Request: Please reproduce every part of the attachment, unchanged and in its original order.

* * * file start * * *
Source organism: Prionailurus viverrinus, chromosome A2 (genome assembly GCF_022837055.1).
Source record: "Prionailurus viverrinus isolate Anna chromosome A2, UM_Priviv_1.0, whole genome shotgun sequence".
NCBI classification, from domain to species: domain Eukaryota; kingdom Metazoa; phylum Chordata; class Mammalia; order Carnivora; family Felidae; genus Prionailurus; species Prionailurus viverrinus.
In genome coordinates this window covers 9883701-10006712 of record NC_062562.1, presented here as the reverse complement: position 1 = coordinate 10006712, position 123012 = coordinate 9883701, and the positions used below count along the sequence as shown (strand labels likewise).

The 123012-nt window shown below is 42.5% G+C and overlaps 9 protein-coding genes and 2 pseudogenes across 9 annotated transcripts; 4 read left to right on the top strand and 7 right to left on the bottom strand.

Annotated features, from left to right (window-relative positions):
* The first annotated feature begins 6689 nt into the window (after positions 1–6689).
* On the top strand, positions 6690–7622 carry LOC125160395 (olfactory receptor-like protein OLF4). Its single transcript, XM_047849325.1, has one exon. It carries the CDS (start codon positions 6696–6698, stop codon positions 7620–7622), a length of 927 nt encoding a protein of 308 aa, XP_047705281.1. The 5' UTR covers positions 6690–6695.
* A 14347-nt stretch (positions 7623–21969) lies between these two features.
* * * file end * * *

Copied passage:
Source organism: Prionailurus viverrinus, chromosome A2 (genome assembly GCF_022837055.1).
Source record: "Prionailurus viverrinus isolate Anna chromosome A2, UM_Priviv_1.0, whole genome shotgun sequence".
NCBI classification, from domain to species: domain Eukaryota; kingdom Metazoa; phylum Chordata; class Mammalia; order Carnivora; family Felidae; genus Prionailurus; species Prionailurus viverrinus.
In genome coordinates this window covers 9883701-10006712 of record NC_062562.1, presented here as the reverse complement: position 1 = coordinate 10006712, position 123012 = coordinate 9883701, and the positions used below count along the sequence as shown (strand labels likewise).

The 123012-nt window shown below is 42.5% G+C and overlaps 9 protein-coding genes and 2 pseudogenes across 9 annotated transcripts; 4 read left to right on the top strand and 7 right to left on the bottom strand.

Annotated features, from left to right (window-relative positions):
* The first annotated feature begins 6689 nt into the window (after positions 1–6689).
* On the top strand, positions 6690–7622 carry LOC125160395 (olfactory receptor-like protein OLF4). Its single transcript, XM_047849325.1, has one exon. It carries the CDS (start codon positions 6696–6698, stop codon positions 7620–7622), a length of 927 nt encoding a protein of 308 aa, XP_047705281.1. The 5' UTR covers positions 6690–6695.
* A 14347-nt stretch (positions 7623–21969) lies between these two features.